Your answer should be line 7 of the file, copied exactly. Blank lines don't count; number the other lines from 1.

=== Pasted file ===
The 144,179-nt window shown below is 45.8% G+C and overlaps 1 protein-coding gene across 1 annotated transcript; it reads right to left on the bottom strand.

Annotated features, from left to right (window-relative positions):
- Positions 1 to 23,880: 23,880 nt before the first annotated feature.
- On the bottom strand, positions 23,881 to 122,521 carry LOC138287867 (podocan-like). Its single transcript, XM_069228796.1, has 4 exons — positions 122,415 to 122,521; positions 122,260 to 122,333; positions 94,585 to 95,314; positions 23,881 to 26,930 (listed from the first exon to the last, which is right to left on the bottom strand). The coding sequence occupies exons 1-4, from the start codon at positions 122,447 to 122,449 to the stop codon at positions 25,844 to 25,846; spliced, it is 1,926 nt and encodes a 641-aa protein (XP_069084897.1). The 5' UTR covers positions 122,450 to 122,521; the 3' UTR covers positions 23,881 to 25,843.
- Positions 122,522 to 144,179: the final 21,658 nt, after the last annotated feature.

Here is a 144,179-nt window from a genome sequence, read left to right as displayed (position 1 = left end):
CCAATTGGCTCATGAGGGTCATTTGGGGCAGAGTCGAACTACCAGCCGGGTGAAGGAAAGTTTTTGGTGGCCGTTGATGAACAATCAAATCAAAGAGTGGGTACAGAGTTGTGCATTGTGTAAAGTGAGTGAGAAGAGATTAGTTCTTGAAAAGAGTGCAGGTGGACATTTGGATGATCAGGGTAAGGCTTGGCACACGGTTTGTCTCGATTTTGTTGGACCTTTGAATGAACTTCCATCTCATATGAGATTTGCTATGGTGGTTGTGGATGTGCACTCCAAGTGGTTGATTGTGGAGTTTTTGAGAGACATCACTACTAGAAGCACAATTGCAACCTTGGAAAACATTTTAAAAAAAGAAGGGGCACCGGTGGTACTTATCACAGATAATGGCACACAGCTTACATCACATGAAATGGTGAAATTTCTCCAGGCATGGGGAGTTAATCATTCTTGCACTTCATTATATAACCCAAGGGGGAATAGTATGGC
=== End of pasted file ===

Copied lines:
CCAATTGGCTCATGAGGGTCATTTGGGGCAGAGTCGAACTACCAGCCGGGTGAAGGAAAGTTTTTGGTGGCCGTTGATGAACAATCAAATCAAAGAGTGGGTACAGAGTTGTGCATTGTGTAAAGTGAGTGAGAAGAGATTAGTTCTTGAAAAGAGTGCAGGTGGACATTTGGATGATCAGGGTAAGGCTTGGCACACGGTTTGTCTCGATTTTGTTGGACCTTTGAATGAACTTCCATCTCATATGAGATTTGCTATGGTGGTTGTGGATGTGCACTCCAAGTGGTTGATTGTGGAGTTTTTGAGAGACATCACTACTAGAAGCACAATTGCAACCTTGGAAAACATTTTAAAAAAAGAAGGGGCACCGGTGGTACTTATCACAGATAATGGCACACAGCTTACATCACATGAAATGGTGAAATTTCTCCAGGCATGGGGAGTTAATCATTCTTGCACTTCATTATATAACCCAAGGGGGAATAGTATGGC